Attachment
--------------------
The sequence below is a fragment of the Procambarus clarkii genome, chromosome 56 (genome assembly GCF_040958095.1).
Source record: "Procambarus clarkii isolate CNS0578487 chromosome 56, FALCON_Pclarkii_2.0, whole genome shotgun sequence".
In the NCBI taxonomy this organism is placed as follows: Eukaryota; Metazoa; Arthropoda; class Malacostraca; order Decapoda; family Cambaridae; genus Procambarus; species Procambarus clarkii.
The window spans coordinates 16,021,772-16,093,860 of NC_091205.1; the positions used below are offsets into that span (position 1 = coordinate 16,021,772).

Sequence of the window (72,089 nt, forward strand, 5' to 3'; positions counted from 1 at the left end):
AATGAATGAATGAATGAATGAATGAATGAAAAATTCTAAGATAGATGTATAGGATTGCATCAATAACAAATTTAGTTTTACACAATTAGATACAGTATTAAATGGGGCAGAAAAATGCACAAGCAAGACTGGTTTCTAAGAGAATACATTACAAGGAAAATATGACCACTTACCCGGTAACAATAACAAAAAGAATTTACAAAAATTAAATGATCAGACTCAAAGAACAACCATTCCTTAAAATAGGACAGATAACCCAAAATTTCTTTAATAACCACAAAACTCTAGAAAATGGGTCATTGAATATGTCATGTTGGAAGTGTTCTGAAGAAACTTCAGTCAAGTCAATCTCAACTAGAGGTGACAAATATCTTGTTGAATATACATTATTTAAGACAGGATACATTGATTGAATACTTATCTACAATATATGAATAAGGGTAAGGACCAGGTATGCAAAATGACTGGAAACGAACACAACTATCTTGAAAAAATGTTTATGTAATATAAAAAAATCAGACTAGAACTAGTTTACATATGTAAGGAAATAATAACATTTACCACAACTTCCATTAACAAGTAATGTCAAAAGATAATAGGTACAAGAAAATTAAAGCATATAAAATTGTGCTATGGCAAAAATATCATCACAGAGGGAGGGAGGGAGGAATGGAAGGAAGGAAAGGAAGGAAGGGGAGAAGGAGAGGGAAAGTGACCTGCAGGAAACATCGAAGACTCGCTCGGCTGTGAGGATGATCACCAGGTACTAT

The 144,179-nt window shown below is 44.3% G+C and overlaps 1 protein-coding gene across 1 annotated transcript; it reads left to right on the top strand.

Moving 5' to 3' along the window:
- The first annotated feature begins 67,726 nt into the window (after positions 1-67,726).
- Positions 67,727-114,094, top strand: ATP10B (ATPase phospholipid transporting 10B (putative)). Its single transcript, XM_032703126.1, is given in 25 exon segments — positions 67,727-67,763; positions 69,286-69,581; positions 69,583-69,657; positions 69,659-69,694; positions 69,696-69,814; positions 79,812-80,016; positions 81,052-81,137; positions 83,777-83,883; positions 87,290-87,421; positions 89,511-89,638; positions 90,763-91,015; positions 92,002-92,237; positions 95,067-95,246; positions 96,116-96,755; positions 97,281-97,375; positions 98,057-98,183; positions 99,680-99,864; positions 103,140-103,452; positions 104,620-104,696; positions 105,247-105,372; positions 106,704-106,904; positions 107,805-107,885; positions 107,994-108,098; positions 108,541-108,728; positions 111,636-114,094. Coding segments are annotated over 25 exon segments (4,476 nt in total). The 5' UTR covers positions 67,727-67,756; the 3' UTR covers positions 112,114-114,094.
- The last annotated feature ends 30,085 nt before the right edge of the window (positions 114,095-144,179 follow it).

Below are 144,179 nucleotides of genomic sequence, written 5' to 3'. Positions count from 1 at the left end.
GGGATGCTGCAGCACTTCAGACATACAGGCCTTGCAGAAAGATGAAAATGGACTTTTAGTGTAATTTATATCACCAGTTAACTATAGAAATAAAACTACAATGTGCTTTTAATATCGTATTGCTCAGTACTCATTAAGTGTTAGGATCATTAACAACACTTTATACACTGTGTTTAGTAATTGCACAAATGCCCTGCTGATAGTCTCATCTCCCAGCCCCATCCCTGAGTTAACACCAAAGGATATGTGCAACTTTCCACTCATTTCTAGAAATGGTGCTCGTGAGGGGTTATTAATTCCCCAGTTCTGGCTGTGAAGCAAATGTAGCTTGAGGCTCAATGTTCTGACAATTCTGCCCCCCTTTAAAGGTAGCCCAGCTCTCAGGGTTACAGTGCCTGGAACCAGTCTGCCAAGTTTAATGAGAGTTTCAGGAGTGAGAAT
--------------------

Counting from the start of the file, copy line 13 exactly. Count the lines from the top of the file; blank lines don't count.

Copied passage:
GGGATGCTGCAGCACTTCAGACATACAGGCCTTGCAGAAAGATGAAAATGGACTTTTAGTGTAATTTATATCACCAGTTAACTATAGAAATAAAACTACAATGTGCTTTTAATATCGTATTGCTCAGTACTCATTAAGTGTTAGGATCATTAACAACACTTTATACACTGTGTTTAGTAATTGCACAAATGCCCTGCTGATAGTCTCATCTCCCAGCCCCATCCCTGAGTTAACACCAAAGGATATGTGCAACTTTCCACTCATTTCTAGAAATGGTGCTCGTGAGGGGTTATTAATTCCCCAGTTCTGGCTGTGAAGCAAATGTAGCTTGAGGCTCAATGTTCTGACAATTCTGCCCCCCTTTAAAGGTAGCCCAGCTCTCAGGGTTACAGTGCCTGGAACCAGTCTGCCAAGTTTAATGAGAGTTTCAGGAGTGAGAAT